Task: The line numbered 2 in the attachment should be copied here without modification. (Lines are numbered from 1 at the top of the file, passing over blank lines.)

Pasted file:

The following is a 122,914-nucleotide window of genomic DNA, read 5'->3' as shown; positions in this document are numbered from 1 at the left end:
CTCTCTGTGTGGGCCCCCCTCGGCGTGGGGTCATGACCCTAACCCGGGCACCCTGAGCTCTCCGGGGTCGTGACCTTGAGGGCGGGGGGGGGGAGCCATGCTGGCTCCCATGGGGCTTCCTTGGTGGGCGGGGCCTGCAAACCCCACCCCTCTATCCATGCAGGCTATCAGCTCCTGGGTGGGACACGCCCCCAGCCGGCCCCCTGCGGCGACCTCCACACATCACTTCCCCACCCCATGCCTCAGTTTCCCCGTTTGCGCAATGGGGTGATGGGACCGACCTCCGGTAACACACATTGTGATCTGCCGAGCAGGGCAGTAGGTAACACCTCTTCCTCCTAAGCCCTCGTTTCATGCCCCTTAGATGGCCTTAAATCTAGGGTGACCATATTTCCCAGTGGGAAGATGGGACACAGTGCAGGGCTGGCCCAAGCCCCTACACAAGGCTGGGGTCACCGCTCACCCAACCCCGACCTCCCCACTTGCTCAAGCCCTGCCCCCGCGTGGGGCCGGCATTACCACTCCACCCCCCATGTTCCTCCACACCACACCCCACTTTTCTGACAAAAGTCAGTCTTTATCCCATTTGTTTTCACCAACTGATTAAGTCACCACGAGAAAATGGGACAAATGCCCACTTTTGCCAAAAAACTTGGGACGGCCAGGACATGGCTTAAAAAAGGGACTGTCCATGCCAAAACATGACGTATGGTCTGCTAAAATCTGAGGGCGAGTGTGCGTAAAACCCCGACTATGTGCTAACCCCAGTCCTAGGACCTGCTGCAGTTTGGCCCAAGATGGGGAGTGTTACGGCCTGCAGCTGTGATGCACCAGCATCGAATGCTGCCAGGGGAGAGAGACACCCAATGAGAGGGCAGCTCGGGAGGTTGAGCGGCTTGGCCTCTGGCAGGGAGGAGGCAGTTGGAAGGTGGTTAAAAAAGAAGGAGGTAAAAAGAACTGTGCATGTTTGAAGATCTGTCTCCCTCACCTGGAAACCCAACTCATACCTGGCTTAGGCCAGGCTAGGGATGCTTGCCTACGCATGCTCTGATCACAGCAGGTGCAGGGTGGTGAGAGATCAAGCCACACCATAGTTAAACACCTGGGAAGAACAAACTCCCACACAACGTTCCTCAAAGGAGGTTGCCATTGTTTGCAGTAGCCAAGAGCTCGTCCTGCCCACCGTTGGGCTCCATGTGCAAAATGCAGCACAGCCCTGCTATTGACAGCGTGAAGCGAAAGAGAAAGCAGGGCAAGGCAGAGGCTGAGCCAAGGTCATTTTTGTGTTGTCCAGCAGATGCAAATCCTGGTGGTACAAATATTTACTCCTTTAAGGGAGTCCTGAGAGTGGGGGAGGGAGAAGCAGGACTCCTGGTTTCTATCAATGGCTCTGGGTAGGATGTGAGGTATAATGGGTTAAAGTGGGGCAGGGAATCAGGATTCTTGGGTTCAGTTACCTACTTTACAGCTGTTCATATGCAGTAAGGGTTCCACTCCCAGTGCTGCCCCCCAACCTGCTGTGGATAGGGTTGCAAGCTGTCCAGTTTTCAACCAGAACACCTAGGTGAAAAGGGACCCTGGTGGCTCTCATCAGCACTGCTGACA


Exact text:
CTCTCTGTGTGGGCCCCCCTCGGCGTGGGGTCATGACCCTAACCCGGGCACCCTGAGCTCTCCGGGGTCGTGACCTTGAGGGCGGGGGGGGGGAGCCATGCTGGCTCCCATGGGGCTTCCTTGGTGGGCGGGGCCTGCAAACCCCACCCCTCTATCCATGCAGGCTATCAGCTCCTGGGTGGGACACGCCCCCAGCCGGCCCCCTGCGGCGACCTCCACACATCACTTCCCCACCCCATGCCTCAGTTTCCCCGTTTGCGCAATGGGGTGATGGGACCGACCTCCGGTAACACACATTGTGATCTGCCGAGCAGGGCAGTAGGTAACACCTCTTCCTCCTAAGCCCTCGTTTCATGCCCCTTAGATGGCCTTAAATCTAGGGTGACCATATTTCCCAGTGGGAAGATGGGACACAGTGCAGGGCTGGCCCAAGCCCCTACACAAGGCTGGGGTCACCGCTCACCCAACCCCGACCTCCCCACTTGCTCAAGCCCTGCCCCCGCGTGGGGCCGGCATTACCACTCCACCCCCCATGTTCCTCCACACCACACCCCACTTTTCTGACAAAAGTCAGTCTTTATCCCATTTGTTTTCACCAACTGATTAAGTCACCACGAGAAAATGGGACAAATGCCCACTTTTGCCAAAAAACTTGGGACGGCCAGGACATGGCTTAAAAAAGGGACTGTCCATGCCAAAACATGACGTATGGTCTGCTAAAATCTGAGGGCGAGTGTGCGTAAAACCCCGACTATGTGCTAACCCCAGTCCTAGGACCTGCTGCAGTTTGGCCCAAGATGGGGAGTGTTACGGCCTGCAGCTGTGATGCACCAGCATCGAATGCTGCCAGGGGAGAGAGACACCCAATGAGAGGGCAGCTCGGGAGGTTGAGCGGCTTGGCCTCTGGCAGGGAGGAGGCAGTTGGAAGGTGGTTAAAAAAGAAGGAGGTAAAAAGAACTGTGCATGTTTGAAGATCTGTCTCCCTCACCTGGAAACCCAACTCATACCTGGCTTAGGCCAGGCTAGGGATGCTTGCCTACGCATGCTCTGATCACAGCAGGTGCAGGGTGGTGAGAGATCAAGCCACACCATAGTTAAACACCTGGGAAGAACAAACTCCCACACAACGTTCCTCAAAGGAGGTTGCCATTGTTTGCAGTAGCCAAGAGCTCGTCCTGCCCACCGTTGGGCTCCATGTGCAAAATGCAGCACAGCCCTGCTATTGACAGCGTGAAGCGAAAGAGAAAGCAGGGCAAGGCAGAGGCTGAGCCAAGGTCATTTTTGTGTTGTCCAGCAGATGCAAATCCTGGTGGTACAAATATTTACTCCTTTAAGGGAGTCCTGAGAGTGGGGGAGGGAGAAGCAGGACTCCTGGTTTCTATCAATGGCTCTGGGTAGGATGTGAGGTATAATGGGTTAAAGTGGGGCAGGGAATCAGGATTCTTGGGTTCAGTTACCTACTTTACAGCTGTTCATATGCAGTAAGGGTTCCACTCCCAGTGCTGCCCCCCAACCTGCTGTGGATAGGGTTGCAAGCTGTCCAGTTTTCAACCAGAACACCTAGGTGAAAAGGGACCCTGGTGGCTCTCATCAGCACTGCTGACA